Talking to kids about sex and consent is imperative. Here’s why.

children sex education

Adults may want to skip sex education due to discomfort or personal beliefs, but children need precious information to help them grow into healthy adults.

The debate on whether sexual education is the responsibility of parents or the school system has been going on for decades — and so far, the key people losing out are children. Many adults consider sexuality to be a private matter. They don’t feel the government should have any say in what their children learn. Furthermore, some parents want their children to be taught about sexuality in a way that stresses their own personal and religious beliefs… and other parents want to skip the conversation entirely.

But here’s the thing: kids need comprehensive sexual education in order to grow into healthy adults. Without it, we’re essentially throwing them into the ocean and waiting for them to sink, become antisocial pirates or reach safe shores.

What Kids Believe

If you ask a kid what they know about sex, you’re likely to get some strange and misguided answers. These days, children are getting most of their information on sex from the media, the internet, pornography, and their friends. These sources either portray sexuality in an unrealistic and sensationalised manner, or – in the case of friends – are just flat-out incorrect.

In a survey on sexual behaviour among adolescents, researchers found that some teens believed condoms lessened sensation, while others found it embarrassing to discuss safe sex with their partners. Some also felt that visiting a clinic to undergo testing for sexually transmitted diseases (STDs) was embarrassing. Which is something that needs to change, because getting an STI health check is an important way to love your body.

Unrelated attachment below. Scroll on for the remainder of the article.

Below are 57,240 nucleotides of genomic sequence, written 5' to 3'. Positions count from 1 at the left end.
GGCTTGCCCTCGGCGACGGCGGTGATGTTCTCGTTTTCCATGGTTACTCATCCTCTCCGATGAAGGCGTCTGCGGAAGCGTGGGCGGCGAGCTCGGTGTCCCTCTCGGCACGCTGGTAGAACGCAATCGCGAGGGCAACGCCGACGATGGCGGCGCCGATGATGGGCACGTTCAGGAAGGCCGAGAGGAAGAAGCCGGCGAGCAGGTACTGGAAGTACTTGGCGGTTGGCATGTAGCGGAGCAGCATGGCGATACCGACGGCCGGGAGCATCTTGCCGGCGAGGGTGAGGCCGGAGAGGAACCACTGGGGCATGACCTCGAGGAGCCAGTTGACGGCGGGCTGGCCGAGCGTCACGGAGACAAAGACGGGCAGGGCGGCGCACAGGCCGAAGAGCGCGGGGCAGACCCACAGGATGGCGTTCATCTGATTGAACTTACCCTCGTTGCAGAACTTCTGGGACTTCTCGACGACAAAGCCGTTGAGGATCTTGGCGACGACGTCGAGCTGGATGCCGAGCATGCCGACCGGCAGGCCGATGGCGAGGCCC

In an era when children have the world at their fingertips, we have to take charge when it comes to sexual education. We can’t be sure that kids are receiving the information they need on sex from their parents; therefore it’s the public’s responsibility to provide comprehensive sexual education. Like many other controversial subjects, this one is a matter of public health.

The Role of Comprehensive Sexual Education

Comprehensive sexual education programmes — those which include information on anatomy, communication skills, contraceptives, STDs, and so on — have been shown to be extraordinarily effective. Not only do these programmes motivate teens to delay sexual activity until they’re ready, they also are far more likely to use contraceptives when they do become sexually active. Comprehensive sexual education programmes also help kids to:

  • Develop a healthy attitude toward sex: These programmes provide positive messages about sexuality, sexual identity, and sexual expression. They teach that sexuality is a natural, normal, and completely healthy part of life.
  • Understand and communicate consent: Comprehensive sexual education programmes teach both children and teens that they have the authority to determine what sexual acts they’re comfortable engaging in as well as how to say no to unwanted sexual advances.
  • Steer clear of STDs: These programmes include accurate medical information on all STDs. They explain how abstinence is the best method for avoiding STDs, but also provide detailed information on condoms and other contraceptives to reduce the risk of infection. This is especially important as STD rates are on the rise.